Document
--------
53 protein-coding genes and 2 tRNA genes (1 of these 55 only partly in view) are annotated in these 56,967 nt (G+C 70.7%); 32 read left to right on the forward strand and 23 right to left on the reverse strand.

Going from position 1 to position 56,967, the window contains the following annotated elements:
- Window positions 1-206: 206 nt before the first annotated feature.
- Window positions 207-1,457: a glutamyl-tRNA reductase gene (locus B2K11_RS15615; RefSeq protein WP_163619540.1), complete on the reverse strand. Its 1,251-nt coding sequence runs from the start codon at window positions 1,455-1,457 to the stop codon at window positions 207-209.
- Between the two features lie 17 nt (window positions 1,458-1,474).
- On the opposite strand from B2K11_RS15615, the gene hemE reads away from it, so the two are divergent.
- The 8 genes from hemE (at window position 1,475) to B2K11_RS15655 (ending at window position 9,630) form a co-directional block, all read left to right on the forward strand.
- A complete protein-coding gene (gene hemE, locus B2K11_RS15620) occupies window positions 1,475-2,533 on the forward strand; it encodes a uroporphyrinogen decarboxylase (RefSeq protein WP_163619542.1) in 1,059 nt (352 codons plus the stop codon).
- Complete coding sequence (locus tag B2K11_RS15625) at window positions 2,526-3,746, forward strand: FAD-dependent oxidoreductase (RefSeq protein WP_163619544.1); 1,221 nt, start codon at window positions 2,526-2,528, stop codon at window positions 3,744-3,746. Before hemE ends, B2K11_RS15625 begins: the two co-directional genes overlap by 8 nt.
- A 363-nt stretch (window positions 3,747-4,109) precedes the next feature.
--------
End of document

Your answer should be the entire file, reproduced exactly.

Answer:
53 protein-coding genes and 2 tRNA genes (1 of these 55 only partly in view) are annotated in these 56,967 nt (G+C 70.7%); 32 read left to right on the forward strand and 23 right to left on the reverse strand.

Going from position 1 to position 56,967, the window contains the following annotated elements:
- Window positions 1-206: 206 nt before the first annotated feature.
- Window positions 207-1,457: a glutamyl-tRNA reductase gene (locus B2K11_RS15615; RefSeq protein WP_163619540.1), complete on the reverse strand. Its 1,251-nt coding sequence runs from the start codon at window positions 1,455-1,457 to the stop codon at window positions 207-209.
- Between the two features lie 17 nt (window positions 1,458-1,474).
- On the opposite strand from B2K11_RS15615, the gene hemE reads away from it, so the two are divergent.
- The 8 genes from hemE (at window position 1,475) to B2K11_RS15655 (ending at window position 9,630) form a co-directional block, all read left to right on the forward strand.
- A complete protein-coding gene (gene hemE, locus B2K11_RS15620) occupies window positions 1,475-2,533 on the forward strand; it encodes a uroporphyrinogen decarboxylase (RefSeq protein WP_163619542.1) in 1,059 nt (352 codons plus the stop codon).
- Complete coding sequence (locus tag B2K11_RS15625) at window positions 2,526-3,746, forward strand: FAD-dependent oxidoreductase (RefSeq protein WP_163619544.1); 1,221 nt, start codon at window positions 2,526-2,528, stop codon at window positions 3,744-3,746. Before hemE ends, B2K11_RS15625 begins: the two co-directional genes overlap by 8 nt.
- A 363-nt stretch (window positions 3,747-4,109) precedes the next feature.